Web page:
Gulf Coast Strong: How to help Louisiana communities hit by brutal back-to-back hurricanes

KELLY MCCARTHY and CAMERON HARRISON

Resilience, strength and love are the resounding messages on the road to recovery in the Gulf Coast after it was slammed by two hurricanes in the middle of the coronavirus pandemic.

After communities were torn to shreds by Hurricane Laura and Hurricane Delta six weeks apart, "Good Morning America" co-anchor Robin Roberts, who grew up in the Missississippi Gulf Coast, visited the area Thursday to help shine a light on the plight of those residents who have been deeply impacted by the natural disasters.

PHOTO: Bradley Beard rests next to his heavily damaged home in the aftermath of Hurricane Laura in Hackberry, La., Aug. 29, 2020. (Gerald Herbert/AP, FILE)
PHOTO: Bradley Beard rests next to his heavily damaged home in the aftermath of Hurricane Laura in Hackberry, La., Aug. 29, 2020. (Gerald Herbert/AP, FILE)

As of October 23, "Good Morning America" viewers have donated over $290,000. Combined with a $500,000 commitment to Feeding America from Abbott, the health care company, puts the early total just over $795,000 to help the region impacted by Hurricanes Laura and Delta.

For 24 hours, we encouraged viewers to donate to Feeding America’s Hurricane Disaster Relief, which enables food banks in the heavily affected region of Southwestern Louisiana and Eastern Texas to serve individuals facing hunger.

Every dollar donated to Feeding America through this form goes directly to Hurricane Disaster Relief.

Abbott surprised a local community organization Thursday with the half-million-dollar commitment to Feeding America and offered to match up to $500,000 of donations dollar for dollar.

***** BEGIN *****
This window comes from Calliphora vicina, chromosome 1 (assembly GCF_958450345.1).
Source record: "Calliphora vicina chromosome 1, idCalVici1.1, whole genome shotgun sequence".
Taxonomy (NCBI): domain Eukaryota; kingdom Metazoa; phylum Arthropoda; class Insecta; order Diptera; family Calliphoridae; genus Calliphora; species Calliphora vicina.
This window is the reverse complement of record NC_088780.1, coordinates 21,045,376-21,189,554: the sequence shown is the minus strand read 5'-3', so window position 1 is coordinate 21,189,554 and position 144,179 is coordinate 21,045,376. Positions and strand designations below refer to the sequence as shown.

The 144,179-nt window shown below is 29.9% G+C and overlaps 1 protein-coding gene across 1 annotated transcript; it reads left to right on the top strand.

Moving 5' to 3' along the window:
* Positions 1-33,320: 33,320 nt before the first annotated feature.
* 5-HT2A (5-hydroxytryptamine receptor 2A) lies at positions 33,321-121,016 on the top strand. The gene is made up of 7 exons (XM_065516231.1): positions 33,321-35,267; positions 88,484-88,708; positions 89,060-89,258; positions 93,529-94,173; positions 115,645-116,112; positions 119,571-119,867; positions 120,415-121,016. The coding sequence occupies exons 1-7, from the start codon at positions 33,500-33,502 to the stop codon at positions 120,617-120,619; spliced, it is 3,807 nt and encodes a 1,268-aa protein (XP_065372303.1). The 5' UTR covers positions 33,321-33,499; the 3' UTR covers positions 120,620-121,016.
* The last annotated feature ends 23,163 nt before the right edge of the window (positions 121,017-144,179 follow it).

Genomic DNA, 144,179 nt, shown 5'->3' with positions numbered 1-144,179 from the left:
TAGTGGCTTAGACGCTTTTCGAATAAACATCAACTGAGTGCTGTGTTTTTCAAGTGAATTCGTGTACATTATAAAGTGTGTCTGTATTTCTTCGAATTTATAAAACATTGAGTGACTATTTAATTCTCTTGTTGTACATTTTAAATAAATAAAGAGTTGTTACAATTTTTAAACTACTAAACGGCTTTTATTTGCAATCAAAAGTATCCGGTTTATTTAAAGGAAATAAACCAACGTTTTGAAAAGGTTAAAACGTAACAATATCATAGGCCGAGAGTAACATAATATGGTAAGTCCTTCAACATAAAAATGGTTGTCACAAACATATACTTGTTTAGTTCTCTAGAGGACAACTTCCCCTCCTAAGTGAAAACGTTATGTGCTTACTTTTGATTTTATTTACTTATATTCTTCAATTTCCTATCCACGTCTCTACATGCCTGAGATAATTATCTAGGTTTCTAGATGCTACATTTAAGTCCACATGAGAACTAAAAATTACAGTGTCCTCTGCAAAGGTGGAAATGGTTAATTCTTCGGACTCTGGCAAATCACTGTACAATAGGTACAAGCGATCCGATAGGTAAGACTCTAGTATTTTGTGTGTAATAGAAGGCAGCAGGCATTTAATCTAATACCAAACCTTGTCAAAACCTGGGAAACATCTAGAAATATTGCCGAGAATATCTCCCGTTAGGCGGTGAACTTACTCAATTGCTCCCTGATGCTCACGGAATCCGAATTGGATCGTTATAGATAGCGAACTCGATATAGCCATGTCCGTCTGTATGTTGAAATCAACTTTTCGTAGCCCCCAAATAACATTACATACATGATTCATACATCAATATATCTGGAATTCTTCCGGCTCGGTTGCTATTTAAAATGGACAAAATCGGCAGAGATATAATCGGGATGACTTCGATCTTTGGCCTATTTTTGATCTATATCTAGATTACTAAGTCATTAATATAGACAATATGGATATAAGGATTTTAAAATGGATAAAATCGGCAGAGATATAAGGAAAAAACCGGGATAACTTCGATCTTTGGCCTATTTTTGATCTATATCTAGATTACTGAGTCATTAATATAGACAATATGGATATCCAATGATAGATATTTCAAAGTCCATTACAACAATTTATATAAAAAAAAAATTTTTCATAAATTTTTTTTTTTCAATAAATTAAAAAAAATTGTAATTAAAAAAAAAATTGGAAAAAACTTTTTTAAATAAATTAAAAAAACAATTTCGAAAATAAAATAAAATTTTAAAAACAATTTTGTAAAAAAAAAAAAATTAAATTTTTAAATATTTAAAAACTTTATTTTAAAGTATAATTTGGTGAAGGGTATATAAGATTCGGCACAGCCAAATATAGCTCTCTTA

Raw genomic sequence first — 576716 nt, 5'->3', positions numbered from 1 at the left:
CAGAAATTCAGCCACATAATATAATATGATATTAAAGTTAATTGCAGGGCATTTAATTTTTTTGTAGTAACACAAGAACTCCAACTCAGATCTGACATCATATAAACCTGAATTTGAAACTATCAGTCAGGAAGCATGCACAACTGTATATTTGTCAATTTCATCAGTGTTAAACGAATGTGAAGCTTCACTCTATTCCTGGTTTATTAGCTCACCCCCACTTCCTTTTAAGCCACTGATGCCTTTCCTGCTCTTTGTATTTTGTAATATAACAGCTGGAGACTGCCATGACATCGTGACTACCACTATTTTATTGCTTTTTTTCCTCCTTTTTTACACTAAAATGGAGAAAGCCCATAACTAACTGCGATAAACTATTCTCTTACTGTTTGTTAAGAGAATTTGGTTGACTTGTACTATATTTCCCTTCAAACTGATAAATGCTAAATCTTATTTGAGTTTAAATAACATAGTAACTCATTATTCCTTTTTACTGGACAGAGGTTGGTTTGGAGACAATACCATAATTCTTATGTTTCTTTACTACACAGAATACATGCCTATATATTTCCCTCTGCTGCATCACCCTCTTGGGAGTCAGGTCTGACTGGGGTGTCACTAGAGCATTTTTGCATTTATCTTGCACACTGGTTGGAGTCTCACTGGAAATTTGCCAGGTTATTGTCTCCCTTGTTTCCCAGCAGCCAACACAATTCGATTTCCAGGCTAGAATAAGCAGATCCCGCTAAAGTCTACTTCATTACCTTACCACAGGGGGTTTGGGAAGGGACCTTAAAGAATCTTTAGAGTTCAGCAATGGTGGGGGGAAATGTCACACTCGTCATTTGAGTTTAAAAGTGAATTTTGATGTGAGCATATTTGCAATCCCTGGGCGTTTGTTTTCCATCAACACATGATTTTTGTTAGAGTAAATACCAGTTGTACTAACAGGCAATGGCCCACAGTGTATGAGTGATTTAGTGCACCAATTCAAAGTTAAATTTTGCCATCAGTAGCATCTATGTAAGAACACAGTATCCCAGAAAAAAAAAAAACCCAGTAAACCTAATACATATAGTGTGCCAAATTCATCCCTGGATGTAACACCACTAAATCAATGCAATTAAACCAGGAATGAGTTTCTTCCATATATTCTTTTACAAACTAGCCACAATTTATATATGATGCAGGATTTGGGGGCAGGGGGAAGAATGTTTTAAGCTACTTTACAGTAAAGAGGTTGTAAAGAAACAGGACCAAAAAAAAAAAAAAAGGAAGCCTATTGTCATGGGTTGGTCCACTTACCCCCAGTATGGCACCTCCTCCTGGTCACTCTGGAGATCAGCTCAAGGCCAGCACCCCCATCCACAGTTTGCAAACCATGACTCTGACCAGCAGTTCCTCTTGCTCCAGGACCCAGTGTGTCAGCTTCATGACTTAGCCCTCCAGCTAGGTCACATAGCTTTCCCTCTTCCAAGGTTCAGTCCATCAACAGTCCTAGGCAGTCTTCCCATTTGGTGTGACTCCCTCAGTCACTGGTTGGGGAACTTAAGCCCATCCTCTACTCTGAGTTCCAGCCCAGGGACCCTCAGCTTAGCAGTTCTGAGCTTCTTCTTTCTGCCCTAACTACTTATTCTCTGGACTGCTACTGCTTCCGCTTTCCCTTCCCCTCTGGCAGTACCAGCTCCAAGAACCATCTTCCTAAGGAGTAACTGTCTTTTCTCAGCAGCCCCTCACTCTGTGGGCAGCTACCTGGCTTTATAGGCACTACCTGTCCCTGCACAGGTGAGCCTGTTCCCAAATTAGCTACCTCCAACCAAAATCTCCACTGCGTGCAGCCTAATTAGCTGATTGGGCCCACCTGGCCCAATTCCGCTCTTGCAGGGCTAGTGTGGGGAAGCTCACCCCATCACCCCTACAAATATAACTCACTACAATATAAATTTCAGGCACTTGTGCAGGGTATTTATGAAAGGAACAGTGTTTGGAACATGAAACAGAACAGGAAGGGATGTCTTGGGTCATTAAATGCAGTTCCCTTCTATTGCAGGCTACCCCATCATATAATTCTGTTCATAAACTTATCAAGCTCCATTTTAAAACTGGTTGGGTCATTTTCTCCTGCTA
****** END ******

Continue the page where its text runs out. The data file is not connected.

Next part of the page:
PHOTO: 'Good Morning America' co-anchor Robin Roberts and senior meteorologist Rob Marciano present Jody Farnum with a surprise for Feeding America. (ABC News)
PHOTO: 'Good Morning America' co-anchor Robin Roberts and senior meteorologist Rob Marciano present Jody Farnum with a surprise for Feeding America. (ABC News)

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Hurricane Laura crashed ashore in Louisiana as a Category 4 with 150 mph winds and killed more than two dozen people.

The 78,000-person community was already pushed to its edge when Mother Nature brought a second, smaller but severe hurricane.

PHOTO: Steve Hebert replaces a tarp on the roof of his townhouse after Hurricane Delta swept through Lake Charles, La., Oct. 10, 2020. (Kathleen Flynn/Reuters, FILE)
PHOTO: Steve Hebert replaces a tarp on the roof of his townhouse after Hurricane Delta swept through Lake Charles, La., Oct. 10, 2020. (Kathleen Flynn/Reuters, FILE)

Delta hit Louisiana as a Category 2 storm on Oct. 9, marking the fourth named storm to hit the state this year.

The working-class community now faces billions of dollars in damages after it was already brought to its knees with the economic hardships of COVID-19.

Thousands of families packed their cars to line up for a warm meal as blue FEMA tarps could be seen from above covering dozens of rooftops in the area.

PHOTO: Flood waters surround structures destroyed by Hurricane Laura on Oct. 10, 2020 in Creole, La. (Mario Tama/Getty Images, FILE)
PHOTO: Flood waters surround structures destroyed by Hurricane Laura on Oct. 10, 2020 in Creole, La. (Mario Tama/Getty Images, FILE)

Sheriff Tony Mancuso took Roberts, through a ravaged neighborhood with roofless houses, shattered windows and remnants of the storm on full display.

Some of the lower-income communities, Mancuso said, don't have insurance because "some of them can't afford the high deductibles that they're going to pay for their insurance so hopefully, they can get some type of assistance, either from the federal government or from private sources. We want our community back the way it was."

PHOTO: Sharon Logan wades through chest-deep water to retrieve belongings from her flooded house in the aftermath of Hurricane Delta in Alexandria, La., Oct. 15, 2020. (Melinda Martinez via USA Today Network)
PHOTO: Sharon Logan wades through chest-deep water to retrieve belongings from her flooded house in the aftermath of Hurricane Delta in Alexandria, La., Oct. 15, 2020. (Melinda Martinez via USA Today Network)

Laeida Robinson, who has been volunteering for the last two months, told "GMA" there is a resounding trait that many of the people she's served in the community have in common.

"I have witnessed of people that have come through this line is that they are resilient," she said. "They are people that are striving to help one another in unity."